2015 Year-end Market Comments
Dear clients and friends,
The end of the year is fast approaching (less than three weeks now separate us from the New Year), and the market’s rollercoaster ride does not appear to be letting up any time soon. With that in mind, there are several items we want to address.
Last week the S&P 500 declined almost 4%, entering negative territory for the 10th time this year. That statistic does not tell the whole story, however, as only a handful of S&P constituents are printing gains year-to-date. The oft-quoted FANG stocks (Facebook, Amazon, Netflix, Google) have kept the index afloat while most energy and utility companies are down between 10% and 30%+. Raymond James Chief Investment Strategist Jeff Saut opined last Wednesday, “this week marks the peak in tax loss selling that typically sets the stage for a rally the final two weeks of December,” and goes on to identify the mid-part of the month as the beginning of the so-called Santa Claus Rally. Forget my two front teeth – all I want for Christmas is a strong bounce in the market.
This Tuesday, the Federal Reserve Board will yet again meet for two days to deliberate the fate of interest rates. According to the Wall Street Journal, “about 97% of business and academic economists surveyed…predicted Fed officials will raise the benchmark federal-funds rate Wednesday.” Indeed, we too believe the Fed will act, but we expect the increase to be very small (0.25%), and it will likely be several months into 2016 before we see a subsequent hike. While this is a long-term positive signal that the US economy is improving, we expect the market’s initial reaction to be poor. We see this as the primary reason for the current volatility, and it appears that the market’s near-term future rests on whether this first rate increase is a solitary event or a hawkish change in the Fed’s stance on rates. Raymond James Market Strategist Andrew Adams put it best: “Events like these strengthen my belief that you really need to be either very short-term or very long-term in this type of market environment, which means most of our FAs and clients should still be thinking long-term and putting a reaction to this announcement in the context of the long-term trend.” This may certainly be the main entrée on investors’ plates at this point, but several additional appetizers are of equal importance.
MLPs, or Master-Limited-Partnerships, have been popular vehicles for income-seeking investors due to their high dividends and unique tax structure. Crude oil prices have almost halved in 2015, and we do not see a catalyst to drive oil higher in the near-term (see chart on previous page). Compounding oil’s weakness, investors have taken this opportunity to either 1) exit the MLP sector completely, or 2) tax-loss harvest their MLP positions, both of which have driven share prices lower.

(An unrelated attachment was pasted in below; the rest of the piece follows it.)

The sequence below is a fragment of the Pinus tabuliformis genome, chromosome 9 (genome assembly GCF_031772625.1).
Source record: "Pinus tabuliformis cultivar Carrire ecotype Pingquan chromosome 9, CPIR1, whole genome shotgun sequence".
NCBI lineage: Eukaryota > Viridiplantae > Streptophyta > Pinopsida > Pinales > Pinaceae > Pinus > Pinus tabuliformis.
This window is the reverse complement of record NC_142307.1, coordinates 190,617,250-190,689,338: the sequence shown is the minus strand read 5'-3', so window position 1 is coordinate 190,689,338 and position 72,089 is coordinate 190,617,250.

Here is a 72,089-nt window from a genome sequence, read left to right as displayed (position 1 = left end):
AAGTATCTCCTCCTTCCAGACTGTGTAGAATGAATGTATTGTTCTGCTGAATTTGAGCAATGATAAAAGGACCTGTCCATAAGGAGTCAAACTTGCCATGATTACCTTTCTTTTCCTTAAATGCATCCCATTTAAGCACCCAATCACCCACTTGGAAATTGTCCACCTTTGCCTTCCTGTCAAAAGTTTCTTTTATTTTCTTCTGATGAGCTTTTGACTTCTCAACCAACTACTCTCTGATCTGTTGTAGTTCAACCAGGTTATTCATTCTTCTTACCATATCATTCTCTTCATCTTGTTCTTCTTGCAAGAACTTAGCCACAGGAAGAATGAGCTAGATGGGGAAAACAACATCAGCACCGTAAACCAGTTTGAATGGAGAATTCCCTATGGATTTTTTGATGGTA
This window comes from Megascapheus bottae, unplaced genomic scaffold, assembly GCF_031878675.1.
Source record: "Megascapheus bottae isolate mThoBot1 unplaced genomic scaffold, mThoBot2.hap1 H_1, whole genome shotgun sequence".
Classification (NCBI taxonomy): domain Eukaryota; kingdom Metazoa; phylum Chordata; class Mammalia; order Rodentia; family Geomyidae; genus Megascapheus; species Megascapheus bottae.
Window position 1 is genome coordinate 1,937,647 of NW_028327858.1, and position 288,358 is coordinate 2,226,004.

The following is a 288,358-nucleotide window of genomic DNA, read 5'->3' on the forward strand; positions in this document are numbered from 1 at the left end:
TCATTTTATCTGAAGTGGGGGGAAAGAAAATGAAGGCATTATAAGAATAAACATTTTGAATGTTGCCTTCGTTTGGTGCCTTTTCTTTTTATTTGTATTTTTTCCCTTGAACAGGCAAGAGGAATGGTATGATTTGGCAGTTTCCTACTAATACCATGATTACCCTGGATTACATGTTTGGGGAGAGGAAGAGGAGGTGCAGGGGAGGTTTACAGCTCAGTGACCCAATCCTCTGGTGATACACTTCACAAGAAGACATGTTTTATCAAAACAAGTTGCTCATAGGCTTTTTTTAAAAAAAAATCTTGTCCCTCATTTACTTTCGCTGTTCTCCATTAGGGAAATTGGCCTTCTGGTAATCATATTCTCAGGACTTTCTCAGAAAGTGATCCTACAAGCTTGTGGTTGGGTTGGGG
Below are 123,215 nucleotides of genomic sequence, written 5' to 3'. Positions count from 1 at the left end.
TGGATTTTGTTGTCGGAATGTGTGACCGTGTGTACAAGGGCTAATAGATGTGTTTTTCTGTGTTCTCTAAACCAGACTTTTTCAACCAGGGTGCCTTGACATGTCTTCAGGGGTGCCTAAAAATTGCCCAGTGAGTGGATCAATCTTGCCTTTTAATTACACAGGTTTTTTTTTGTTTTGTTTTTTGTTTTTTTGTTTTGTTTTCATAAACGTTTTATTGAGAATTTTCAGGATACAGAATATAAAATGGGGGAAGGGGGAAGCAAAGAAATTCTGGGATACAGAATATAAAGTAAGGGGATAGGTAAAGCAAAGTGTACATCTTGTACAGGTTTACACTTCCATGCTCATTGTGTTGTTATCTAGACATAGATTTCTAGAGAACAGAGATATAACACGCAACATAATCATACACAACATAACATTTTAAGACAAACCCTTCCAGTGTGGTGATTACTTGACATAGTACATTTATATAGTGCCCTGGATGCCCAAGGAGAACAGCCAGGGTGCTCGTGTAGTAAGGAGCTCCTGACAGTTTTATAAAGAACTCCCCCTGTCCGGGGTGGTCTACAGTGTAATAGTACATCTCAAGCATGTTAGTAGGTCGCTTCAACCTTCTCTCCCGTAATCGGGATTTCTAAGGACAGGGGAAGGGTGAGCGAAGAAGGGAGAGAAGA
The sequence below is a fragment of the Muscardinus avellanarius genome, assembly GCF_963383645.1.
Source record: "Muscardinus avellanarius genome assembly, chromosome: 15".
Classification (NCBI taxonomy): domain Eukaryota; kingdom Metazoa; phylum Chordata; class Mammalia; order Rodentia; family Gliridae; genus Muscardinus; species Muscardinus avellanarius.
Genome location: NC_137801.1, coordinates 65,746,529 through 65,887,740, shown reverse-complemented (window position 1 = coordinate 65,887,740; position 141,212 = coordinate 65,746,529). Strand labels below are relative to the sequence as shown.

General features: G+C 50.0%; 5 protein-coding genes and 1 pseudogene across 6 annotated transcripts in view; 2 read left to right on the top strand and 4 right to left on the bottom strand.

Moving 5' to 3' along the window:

The US dollar has been on a tear this year thanks to improving economic data and speculation about a rate increase. The USD index is up over 20% year to date, but recent trading and currency speculation has pulled the dollar down and hurt our currency-hedged positions. We believe the Federal Reserve’s announcement this week will encourage yield-seeking foreign investors to shift another massive wave of money out of Europe into US Treasuries, pushing the dollar even higher.
Strength of the USD since December 2013. (Source: Marketwatch)
As we noted in our newsletter dated February 2015, mutual funds distribute their capital gains to shareholders during the month of December. Historically, this has been a minor-to-moderate inconvenience. This year, it is potentially a much larger issue for taxable accounts. Sterling Capital Special Opportunities has distributed a 15% capital gain, and the Yacktman fund delivered a capital gain of almost 12%. Unfortunately, these examples are more “the rule” rather than “the exception,” which has put us in a difficult position of debating whether to sell or hold. If we sell, we may avoid the capital gain distribution but could incur a capital gain from our ownership of the fund. As a result, we are looking at each fund and each account on a case-by-case basis to determine the best course of action.
Furthermore, both of our currency-hedged ETFs, Deutsche X-Trackers EAFE (DBEF) and Wisdomtree Europe (HEDJ) are distributing capital gains generated from the futures contracts they use to hedge the currency exposure of the fund. Fortunately, DBEF’s gain is very small (less than 0.5% of net asset value), but HEDJ’s distribution is much larger, at approximately 6% of net asset value. At the time of this writing, with rare exception, we plan to continue to hold these positions and incur the capital gain because we remain confident that the USD will strengthen over the course of the next 12-18 months.
Finally, high-yield fixed income and the emerging markets sectors are in a state of turmoil. Although we do own positions in both, the overall exposure is comparatively minimal. Looking down the road, we think the emerging markets will remain risky and/or speculative while the high-yield market will offer select opportunities for investment.
In sum, our medium-to-long-term convictions have not changed. The US dollar will continue to strengthen, Europe and the US remain our favorite places to invest, and we must continue to be selective in our bond positioning. This year’s extreme volatility has been frustrating, to say the least, but we believe that iron-willed investors will be rewarded for their patience.
Warm wishes for a happy and healthy holiday season,